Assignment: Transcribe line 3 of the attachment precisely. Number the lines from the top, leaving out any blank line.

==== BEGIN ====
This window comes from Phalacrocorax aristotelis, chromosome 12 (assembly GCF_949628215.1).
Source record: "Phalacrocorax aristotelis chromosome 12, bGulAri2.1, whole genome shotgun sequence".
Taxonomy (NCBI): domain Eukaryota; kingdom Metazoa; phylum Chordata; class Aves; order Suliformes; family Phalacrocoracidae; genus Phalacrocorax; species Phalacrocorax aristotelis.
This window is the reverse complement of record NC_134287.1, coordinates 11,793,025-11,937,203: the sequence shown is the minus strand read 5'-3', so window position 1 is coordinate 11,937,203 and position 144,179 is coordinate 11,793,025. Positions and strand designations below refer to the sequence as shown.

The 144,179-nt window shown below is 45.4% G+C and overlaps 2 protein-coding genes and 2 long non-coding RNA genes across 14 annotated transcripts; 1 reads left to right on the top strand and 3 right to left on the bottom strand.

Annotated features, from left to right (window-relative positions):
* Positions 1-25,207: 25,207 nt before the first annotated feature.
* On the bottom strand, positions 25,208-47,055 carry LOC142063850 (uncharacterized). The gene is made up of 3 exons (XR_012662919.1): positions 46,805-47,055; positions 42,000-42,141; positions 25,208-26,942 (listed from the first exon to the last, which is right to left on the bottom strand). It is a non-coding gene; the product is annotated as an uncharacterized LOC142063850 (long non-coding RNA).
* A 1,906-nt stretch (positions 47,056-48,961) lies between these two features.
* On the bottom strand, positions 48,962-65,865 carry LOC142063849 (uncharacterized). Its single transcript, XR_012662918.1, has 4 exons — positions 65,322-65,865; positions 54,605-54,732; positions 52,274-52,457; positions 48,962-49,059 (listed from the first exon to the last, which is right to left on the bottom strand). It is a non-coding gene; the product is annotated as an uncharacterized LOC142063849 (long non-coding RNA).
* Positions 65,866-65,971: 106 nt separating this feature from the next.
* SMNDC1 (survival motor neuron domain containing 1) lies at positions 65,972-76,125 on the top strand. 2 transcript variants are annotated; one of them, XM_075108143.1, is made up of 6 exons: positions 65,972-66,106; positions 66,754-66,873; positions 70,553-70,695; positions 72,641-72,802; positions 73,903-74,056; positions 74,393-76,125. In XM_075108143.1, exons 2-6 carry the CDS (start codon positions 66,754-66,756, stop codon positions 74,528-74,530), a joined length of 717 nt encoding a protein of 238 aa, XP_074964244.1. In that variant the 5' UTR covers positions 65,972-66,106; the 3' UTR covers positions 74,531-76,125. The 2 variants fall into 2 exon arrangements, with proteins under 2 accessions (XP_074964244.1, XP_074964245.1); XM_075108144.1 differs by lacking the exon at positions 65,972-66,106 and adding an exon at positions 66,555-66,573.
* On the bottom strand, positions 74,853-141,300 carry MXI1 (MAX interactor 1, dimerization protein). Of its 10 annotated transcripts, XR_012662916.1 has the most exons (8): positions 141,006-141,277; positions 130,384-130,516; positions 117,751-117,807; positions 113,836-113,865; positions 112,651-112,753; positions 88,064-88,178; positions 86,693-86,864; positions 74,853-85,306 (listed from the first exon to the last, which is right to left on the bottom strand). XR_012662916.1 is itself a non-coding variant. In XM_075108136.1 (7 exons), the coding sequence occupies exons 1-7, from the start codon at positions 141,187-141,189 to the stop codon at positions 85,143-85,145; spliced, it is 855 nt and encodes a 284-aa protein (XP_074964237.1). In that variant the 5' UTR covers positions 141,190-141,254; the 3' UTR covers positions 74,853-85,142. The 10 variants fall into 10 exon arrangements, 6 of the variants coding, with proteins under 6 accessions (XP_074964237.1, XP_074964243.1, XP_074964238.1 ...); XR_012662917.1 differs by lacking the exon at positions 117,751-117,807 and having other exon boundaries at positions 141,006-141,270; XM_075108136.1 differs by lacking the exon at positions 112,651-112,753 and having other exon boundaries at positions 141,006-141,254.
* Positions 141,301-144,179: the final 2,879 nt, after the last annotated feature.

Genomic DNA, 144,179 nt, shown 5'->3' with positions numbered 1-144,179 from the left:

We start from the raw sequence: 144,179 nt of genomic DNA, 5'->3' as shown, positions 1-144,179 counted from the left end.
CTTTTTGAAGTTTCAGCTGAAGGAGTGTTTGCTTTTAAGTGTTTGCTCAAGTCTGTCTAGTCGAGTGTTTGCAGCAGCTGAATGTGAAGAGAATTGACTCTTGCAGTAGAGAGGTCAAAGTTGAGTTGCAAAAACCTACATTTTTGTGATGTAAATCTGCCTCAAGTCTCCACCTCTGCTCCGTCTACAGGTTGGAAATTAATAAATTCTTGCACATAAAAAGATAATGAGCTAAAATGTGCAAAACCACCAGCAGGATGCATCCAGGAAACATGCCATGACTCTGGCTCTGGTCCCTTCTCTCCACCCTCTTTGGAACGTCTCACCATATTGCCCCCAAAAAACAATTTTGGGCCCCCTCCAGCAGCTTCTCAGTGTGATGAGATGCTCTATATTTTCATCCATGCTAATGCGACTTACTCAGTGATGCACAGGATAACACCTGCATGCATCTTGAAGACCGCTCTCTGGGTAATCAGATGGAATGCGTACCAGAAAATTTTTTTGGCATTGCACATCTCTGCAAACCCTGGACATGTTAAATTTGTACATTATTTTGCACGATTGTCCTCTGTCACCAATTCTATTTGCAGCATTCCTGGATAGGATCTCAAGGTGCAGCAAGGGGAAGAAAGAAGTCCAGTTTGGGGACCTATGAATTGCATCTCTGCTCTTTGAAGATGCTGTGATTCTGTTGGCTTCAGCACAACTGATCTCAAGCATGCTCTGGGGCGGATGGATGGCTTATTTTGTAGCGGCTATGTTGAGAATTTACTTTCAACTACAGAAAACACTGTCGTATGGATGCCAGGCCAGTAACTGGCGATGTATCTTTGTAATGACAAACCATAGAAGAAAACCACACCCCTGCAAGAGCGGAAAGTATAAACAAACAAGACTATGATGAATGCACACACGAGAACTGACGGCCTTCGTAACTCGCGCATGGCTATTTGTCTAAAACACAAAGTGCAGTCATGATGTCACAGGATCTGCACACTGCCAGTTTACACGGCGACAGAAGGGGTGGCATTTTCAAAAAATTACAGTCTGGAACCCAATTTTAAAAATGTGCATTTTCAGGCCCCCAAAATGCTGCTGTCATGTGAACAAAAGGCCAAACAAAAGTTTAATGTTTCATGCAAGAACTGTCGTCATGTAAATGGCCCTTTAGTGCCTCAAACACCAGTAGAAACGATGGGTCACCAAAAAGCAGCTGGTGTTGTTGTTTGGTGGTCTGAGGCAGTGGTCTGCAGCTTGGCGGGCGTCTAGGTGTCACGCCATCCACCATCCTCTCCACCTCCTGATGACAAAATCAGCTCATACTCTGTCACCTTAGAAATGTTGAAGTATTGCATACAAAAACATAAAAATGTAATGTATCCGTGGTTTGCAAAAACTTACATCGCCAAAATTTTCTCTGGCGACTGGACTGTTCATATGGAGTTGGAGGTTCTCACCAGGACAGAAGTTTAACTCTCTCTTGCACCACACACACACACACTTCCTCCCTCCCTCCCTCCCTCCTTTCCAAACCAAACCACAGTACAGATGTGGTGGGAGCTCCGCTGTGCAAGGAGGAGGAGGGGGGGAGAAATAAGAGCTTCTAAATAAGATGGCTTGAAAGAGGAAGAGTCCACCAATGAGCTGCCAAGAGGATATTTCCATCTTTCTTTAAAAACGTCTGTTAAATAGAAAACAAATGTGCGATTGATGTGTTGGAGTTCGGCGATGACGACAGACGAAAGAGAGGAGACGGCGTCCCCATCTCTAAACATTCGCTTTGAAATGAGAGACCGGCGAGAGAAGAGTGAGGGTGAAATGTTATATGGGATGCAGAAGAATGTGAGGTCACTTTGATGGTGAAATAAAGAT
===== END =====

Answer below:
Taxonomy (NCBI): domain Eukaryota; kingdom Metazoa; phylum Chordata; class Aves; order Suliformes; family Phalacrocoracidae; genus Phalacrocorax; species Phalacrocorax aristotelis.